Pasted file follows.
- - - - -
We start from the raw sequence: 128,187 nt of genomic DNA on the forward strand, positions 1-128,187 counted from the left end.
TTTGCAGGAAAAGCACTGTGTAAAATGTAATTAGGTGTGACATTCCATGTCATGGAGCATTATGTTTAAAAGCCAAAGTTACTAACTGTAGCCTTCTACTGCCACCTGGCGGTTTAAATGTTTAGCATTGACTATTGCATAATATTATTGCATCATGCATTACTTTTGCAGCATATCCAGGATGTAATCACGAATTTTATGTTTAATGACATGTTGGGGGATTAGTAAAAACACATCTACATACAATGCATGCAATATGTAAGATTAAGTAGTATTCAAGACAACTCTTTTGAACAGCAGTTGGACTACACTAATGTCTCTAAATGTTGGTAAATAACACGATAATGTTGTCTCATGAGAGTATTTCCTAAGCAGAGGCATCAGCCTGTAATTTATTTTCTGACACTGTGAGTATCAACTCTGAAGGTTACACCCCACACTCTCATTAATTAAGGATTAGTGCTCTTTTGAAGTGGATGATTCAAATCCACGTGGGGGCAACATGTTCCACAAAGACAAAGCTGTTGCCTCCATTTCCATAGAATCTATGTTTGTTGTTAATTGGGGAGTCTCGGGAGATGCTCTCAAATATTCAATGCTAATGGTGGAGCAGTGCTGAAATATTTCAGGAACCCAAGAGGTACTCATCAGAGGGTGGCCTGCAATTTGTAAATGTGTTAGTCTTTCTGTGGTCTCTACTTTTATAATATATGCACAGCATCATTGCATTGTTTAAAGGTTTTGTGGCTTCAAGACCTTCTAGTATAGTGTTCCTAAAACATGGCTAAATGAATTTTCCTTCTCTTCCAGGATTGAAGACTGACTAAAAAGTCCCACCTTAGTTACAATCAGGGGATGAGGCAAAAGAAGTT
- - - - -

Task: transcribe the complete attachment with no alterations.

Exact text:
We start from the raw sequence: 128,187 nt of genomic DNA on the forward strand, positions 1-128,187 counted from the left end.
TTTGCAGGAAAAGCACTGTGTAAAATGTAATTAGGTGTGACATTCCATGTCATGGAGCATTATGTTTAAAAGCCAAAGTTACTAACTGTAGCCTTCTACTGCCACCTGGCGGTTTAAATGTTTAGCATTGACTATTGCATAATATTATTGCATCATGCATTACTTTTGCAGCATATCCAGGATGTAATCACGAATTTTATGTTTAATGACATGTTGGGGGATTAGTAAAAACACATCTACATACAATGCATGCAATATGTAAGATTAAGTAGTATTCAAGACAACTCTTTTGAACAGCAGTTGGACTACACTAATGTCTCTAAATGTTGGTAAATAACACGATAATGTTGTCTCATGAGAGTATTTCCTAAGCAGAGGCATCAGCCTGTAATTTATTTTCTGACACTGTGAGTATCAACTCTGAAGGTTACACCCCACACTCTCATTAATTAAGGATTAGTGCTCTTTTGAAGTGGATGATTCAAATCCACGTGGGGGCAACATGTTCCACAAAGACAAAGCTGTTGCCTCCATTTCCATAGAATCTATGTTTGTTGTTAATTGGGGAGTCTCGGGAGATGCTCTCAAATATTCAATGCTAATGGTGGAGCAGTGCTGAAATATTTCAGGAACCCAAGAGGTACTCATCAGAGGGTGGCCTGCAATTTGTAAATGTGTTAGTCTTTCTGTGGTCTCTACTTTTATAATATATGCACAGCATCATTGCATTGTTTAAAGGTTTTGTGGCTTCAAGACCTTCTAGTATAGTGTTCCTAAAACATGGCTAAATGAATTTTCCTTCTCTTCCAGGATTGAAGACTGACTAAAAAGTCCCACCTTAGTTACAATCAGGGGATGAGGCAAAAGAAGTT